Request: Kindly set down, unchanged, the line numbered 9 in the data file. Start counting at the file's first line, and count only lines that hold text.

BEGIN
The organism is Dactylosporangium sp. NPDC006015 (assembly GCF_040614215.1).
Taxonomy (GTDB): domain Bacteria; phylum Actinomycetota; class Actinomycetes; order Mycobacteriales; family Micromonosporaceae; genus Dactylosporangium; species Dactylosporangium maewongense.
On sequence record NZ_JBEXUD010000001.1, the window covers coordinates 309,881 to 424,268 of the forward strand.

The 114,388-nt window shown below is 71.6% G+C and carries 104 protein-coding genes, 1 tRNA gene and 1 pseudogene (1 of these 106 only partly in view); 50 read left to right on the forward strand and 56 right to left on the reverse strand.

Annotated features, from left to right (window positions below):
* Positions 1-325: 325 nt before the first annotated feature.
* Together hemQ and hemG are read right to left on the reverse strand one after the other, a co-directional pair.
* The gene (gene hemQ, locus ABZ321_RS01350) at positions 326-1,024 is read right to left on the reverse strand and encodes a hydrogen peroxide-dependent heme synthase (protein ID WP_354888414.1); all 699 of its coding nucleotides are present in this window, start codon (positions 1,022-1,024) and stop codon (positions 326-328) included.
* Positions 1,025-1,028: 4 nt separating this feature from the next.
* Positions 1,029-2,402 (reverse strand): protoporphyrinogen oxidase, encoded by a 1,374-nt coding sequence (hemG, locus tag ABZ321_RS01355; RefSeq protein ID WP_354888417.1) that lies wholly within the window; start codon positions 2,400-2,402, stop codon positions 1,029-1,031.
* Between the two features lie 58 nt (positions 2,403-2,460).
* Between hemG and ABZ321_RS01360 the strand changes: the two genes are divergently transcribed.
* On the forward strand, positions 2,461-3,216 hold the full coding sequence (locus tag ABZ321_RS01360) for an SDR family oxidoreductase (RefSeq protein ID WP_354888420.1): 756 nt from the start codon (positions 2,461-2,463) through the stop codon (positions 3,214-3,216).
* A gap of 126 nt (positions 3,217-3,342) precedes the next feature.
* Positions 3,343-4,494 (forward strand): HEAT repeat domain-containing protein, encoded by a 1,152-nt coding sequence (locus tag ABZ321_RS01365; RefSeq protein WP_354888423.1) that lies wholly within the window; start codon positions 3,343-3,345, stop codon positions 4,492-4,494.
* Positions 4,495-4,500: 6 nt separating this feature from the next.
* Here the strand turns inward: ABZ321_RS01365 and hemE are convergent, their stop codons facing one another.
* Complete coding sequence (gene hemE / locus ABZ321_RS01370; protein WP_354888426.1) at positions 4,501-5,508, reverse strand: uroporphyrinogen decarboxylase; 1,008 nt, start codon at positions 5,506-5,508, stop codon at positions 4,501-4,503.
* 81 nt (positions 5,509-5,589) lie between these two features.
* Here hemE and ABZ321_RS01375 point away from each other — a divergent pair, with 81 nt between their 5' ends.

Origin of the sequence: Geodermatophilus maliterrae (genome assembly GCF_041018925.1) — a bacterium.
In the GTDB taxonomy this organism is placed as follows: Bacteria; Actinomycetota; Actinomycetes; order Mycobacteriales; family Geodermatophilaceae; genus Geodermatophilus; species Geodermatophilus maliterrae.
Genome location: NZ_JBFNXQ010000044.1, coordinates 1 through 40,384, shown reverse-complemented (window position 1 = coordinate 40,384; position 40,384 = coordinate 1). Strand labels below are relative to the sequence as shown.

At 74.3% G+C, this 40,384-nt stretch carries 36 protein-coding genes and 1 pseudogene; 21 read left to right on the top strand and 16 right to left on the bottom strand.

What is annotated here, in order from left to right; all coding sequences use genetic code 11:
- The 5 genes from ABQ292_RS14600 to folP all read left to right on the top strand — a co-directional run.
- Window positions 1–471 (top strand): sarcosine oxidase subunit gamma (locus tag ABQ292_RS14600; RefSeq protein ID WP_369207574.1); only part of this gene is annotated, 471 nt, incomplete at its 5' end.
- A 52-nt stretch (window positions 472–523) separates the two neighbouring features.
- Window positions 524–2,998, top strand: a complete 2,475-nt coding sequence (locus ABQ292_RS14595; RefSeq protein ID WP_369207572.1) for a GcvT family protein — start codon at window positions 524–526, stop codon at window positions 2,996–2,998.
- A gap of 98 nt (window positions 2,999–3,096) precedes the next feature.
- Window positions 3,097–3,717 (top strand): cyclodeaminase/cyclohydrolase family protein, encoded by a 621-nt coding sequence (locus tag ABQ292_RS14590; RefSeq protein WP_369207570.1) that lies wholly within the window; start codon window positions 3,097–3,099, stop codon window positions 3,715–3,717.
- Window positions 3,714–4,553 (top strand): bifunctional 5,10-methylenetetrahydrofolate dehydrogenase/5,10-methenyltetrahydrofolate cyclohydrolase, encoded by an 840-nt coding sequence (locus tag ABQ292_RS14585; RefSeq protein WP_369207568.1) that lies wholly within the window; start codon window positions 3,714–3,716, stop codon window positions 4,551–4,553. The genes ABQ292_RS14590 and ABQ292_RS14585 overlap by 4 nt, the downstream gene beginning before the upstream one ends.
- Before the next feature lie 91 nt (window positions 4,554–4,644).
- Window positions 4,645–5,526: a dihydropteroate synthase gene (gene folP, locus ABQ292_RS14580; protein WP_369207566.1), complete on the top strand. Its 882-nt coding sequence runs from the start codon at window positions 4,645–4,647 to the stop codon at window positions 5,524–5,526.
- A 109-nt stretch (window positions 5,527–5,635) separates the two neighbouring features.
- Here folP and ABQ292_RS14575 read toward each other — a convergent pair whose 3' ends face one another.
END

* Positions 1,025-1,028: 4 nt separating this feature from the next.